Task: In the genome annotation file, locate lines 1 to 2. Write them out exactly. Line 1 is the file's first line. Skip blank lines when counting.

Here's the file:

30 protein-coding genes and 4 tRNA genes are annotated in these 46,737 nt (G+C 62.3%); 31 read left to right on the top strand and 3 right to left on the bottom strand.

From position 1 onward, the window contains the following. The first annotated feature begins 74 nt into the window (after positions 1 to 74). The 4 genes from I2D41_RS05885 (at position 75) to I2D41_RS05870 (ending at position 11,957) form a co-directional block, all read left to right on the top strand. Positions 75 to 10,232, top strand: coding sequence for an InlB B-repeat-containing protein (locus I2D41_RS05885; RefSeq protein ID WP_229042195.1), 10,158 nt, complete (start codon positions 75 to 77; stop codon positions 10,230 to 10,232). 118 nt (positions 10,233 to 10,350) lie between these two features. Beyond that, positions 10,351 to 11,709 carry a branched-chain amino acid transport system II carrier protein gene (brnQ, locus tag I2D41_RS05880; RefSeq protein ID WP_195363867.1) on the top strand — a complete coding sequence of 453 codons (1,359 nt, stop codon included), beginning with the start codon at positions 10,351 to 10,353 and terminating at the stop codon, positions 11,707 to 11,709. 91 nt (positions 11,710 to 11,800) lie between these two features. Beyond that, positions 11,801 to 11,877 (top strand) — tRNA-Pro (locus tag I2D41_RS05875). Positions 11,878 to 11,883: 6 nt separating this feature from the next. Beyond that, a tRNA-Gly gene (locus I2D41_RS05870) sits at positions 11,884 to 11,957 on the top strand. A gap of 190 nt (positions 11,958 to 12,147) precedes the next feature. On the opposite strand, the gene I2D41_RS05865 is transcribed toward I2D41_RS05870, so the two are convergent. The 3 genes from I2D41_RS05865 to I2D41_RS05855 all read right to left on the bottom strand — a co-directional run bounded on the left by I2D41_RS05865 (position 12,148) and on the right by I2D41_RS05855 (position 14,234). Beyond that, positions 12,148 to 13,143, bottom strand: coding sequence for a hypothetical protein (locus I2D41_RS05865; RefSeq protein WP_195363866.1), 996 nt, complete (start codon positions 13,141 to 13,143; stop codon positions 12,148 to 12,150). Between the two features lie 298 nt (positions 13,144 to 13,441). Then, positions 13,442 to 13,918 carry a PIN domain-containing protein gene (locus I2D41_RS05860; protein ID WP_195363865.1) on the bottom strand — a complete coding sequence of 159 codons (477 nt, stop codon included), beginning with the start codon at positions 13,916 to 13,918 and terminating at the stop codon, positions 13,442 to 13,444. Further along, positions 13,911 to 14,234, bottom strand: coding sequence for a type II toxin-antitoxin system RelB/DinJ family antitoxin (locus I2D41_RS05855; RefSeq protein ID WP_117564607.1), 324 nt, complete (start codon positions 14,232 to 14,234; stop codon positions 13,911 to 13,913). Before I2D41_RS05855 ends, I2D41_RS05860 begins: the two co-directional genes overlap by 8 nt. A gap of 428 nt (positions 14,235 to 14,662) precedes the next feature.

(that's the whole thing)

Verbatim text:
30 protein-coding genes and 4 tRNA genes are annotated in these 46,737 nt (G+C 62.3%); 31 read left to right on the top strand and 3 right to left on the bottom strand.

From position 1 onward, the window contains the following. The first annotated feature begins 74 nt into the window (after positions 1 to 74). The 4 genes from I2D41_RS05885 (at position 75) to I2D41_RS05870 (ending at position 11,957) form a co-directional block, all read left to right on the top strand. Positions 75 to 10,232, top strand: coding sequence for an InlB B-repeat-containing protein (locus I2D41_RS05885; RefSeq protein ID WP_229042195.1), 10,158 nt, complete (start codon positions 75 to 77; stop codon positions 10,230 to 10,232). 118 nt (positions 10,233 to 10,350) lie between these two features. Beyond that, positions 10,351 to 11,709 carry a branched-chain amino acid transport system II carrier protein gene (brnQ, locus tag I2D41_RS05880; RefSeq protein ID WP_195363867.1) on the top strand — a complete coding sequence of 453 codons (1,359 nt, stop codon included), beginning with the start codon at positions 10,351 to 10,353 and terminating at the stop codon, positions 11,707 to 11,709. 91 nt (positions 11,710 to 11,800) lie between these two features. Beyond that, positions 11,801 to 11,877 (top strand) — tRNA-Pro (locus tag I2D41_RS05875). Positions 11,878 to 11,883: 6 nt separating this feature from the next. Beyond that, a tRNA-Gly gene (locus I2D41_RS05870) sits at positions 11,884 to 11,957 on the top strand. A gap of 190 nt (positions 11,958 to 12,147) precedes the next feature. On the opposite strand, the gene I2D41_RS05865 is transcribed toward I2D41_RS05870, so the two are convergent. The 3 genes from I2D41_RS05865 to I2D41_RS05855 all read right to left on the bottom strand — a co-directional run bounded on the left by I2D41_RS05865 (position 12,148) and on the right by I2D41_RS05855 (position 14,234). Beyond that, positions 12,148 to 13,143, bottom strand: coding sequence for a hypothetical protein (locus I2D41_RS05865; RefSeq protein WP_195363866.1), 996 nt, complete (start codon positions 13,141 to 13,143; stop codon positions 12,148 to 12,150). Between the two features lie 298 nt (positions 13,144 to 13,441). Then, positions 13,442 to 13,918 carry a PIN domain-containing protein gene (locus I2D41_RS05860; protein ID WP_195363865.1) on the bottom strand — a complete coding sequence of 159 codons (477 nt, stop codon included), beginning with the start codon at positions 13,916 to 13,918 and terminating at the stop codon, positions 13,442 to 13,444. Further along, positions 13,911 to 14,234, bottom strand: coding sequence for a type II toxin-antitoxin system RelB/DinJ family antitoxin (locus I2D41_RS05855; RefSeq protein ID WP_117564607.1), 324 nt, complete (start codon positions 14,232 to 14,234; stop codon positions 13,911 to 13,913). Before I2D41_RS05855 ends, I2D41_RS05860 begins: the two co-directional genes overlap by 8 nt. A gap of 428 nt (positions 14,235 to 14,662) precedes the next feature.